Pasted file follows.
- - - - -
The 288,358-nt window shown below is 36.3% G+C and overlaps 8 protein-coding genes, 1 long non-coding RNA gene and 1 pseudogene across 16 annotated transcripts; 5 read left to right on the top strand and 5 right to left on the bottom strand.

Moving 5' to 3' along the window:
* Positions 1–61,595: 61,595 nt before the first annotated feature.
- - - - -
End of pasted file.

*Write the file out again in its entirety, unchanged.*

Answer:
The 288,358-nt window shown below is 36.3% G+C and overlaps 8 protein-coding genes, 1 long non-coding RNA gene and 1 pseudogene across 16 annotated transcripts; 5 read left to right on the top strand and 5 right to left on the bottom strand.

Moving 5' to 3' along the window:
* Positions 1–61,595: 61,595 nt before the first annotated feature.